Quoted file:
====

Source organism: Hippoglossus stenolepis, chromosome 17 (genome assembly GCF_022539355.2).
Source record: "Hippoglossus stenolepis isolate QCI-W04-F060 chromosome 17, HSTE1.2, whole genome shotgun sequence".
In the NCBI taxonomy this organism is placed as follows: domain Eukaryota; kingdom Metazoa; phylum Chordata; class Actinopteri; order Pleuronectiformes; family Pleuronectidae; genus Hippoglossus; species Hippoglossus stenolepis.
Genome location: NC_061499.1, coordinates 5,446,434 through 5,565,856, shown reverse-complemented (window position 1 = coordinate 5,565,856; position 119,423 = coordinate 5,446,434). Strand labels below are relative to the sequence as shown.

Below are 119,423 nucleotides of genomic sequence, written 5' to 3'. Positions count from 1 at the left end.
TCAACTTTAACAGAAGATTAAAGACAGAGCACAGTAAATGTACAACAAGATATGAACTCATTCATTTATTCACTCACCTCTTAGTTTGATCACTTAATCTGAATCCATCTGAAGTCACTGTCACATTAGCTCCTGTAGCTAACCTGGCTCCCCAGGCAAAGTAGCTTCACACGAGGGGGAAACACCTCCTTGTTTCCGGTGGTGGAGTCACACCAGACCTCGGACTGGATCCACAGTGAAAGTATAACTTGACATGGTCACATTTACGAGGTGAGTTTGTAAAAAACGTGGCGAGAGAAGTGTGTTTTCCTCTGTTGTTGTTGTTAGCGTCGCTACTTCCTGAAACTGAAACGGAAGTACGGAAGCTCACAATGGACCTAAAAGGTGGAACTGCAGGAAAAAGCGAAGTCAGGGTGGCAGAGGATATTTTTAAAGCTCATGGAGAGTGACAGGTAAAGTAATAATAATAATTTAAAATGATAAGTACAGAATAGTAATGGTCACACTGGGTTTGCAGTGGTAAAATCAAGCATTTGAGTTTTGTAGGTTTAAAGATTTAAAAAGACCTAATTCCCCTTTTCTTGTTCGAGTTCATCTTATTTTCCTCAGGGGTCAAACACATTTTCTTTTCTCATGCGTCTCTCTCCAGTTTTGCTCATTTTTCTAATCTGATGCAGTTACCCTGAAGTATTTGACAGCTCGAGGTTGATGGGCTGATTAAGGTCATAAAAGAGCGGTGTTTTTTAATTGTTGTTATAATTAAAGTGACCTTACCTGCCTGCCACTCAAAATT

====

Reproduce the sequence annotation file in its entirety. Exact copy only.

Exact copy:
Source organism: Hippoglossus stenolepis, chromosome 17 (genome assembly GCF_022539355.2).
Source record: "Hippoglossus stenolepis isolate QCI-W04-F060 chromosome 17, HSTE1.2, whole genome shotgun sequence".
In the NCBI taxonomy this organism is placed as follows: domain Eukaryota; kingdom Metazoa; phylum Chordata; class Actinopteri; order Pleuronectiformes; family Pleuronectidae; genus Hippoglossus; species Hippoglossus stenolepis.
Genome location: NC_061499.1, coordinates 5,446,434 through 5,565,856, shown reverse-complemented (window position 1 = coordinate 5,565,856; position 119,423 = coordinate 5,446,434). Strand labels below are relative to the sequence as shown.

Below are 119,423 nucleotides of genomic sequence, written 5' to 3'. Positions count from 1 at the left end.
TCAACTTTAACAGAAGATTAAAGACAGAGCACAGTAAATGTACAACAAGATATGAACTCATTCATTTATTCACTCACCTCTTAGTTTGATCACTTAATCTGAATCCATCTGAAGTCACTGTCACATTAGCTCCTGTAGCTAACCTGGCTCCCCAGGCAAAGTAGCTTCACACGAGGGGGAAACACCTCCTTGTTTCCGGTGGTGGAGTCACACCAGACCTCGGACTGGATCCACAGTGAAAGTATAACTTGACATGGTCACATTTACGAGGTGAGTTTGTAAAAAACGTGGCGAGAGAAGTGTGTTTTCCTCTGTTGTTGTTGTTAGCGTCGCTACTTCCTGAAACTGAAACGGAAGTACGGAAGCTCACAATGGACCTAAAAGGTGGAACTGCAGGAAAAAGCGAAGTCAGGGTGGCAGAGGATATTTTTAAAGCTCATGGAGAGTGACAGGTAAAGTAATAATAATAATTTAAAATGATAAGTACAGAATAGTAATGGTCACACTGGGTTTGCAGTGGTAAAATCAAGCATTTGAGTTTTGTAGGTTTAAAGATTTAAAAAGACCTAATTCCCCTTTTCTTGTTCGAGTTCATCTTATTTTCCTCAGGGGTCAAACACATTTTCTTTTCTCATGCGTCTCTCTCCAGTTTTGCTCATTTTTCTAATCTGATGCAGTTACCCTGAAGTATTTGACAGCTCGAGGTTGATGGGCTGATTAAGGTCATAAAAGAGCGGTGTTTTTTAATTGTTGTTATAATTAAAGTGACCTTACCTGCCTGCCACTCAAAATT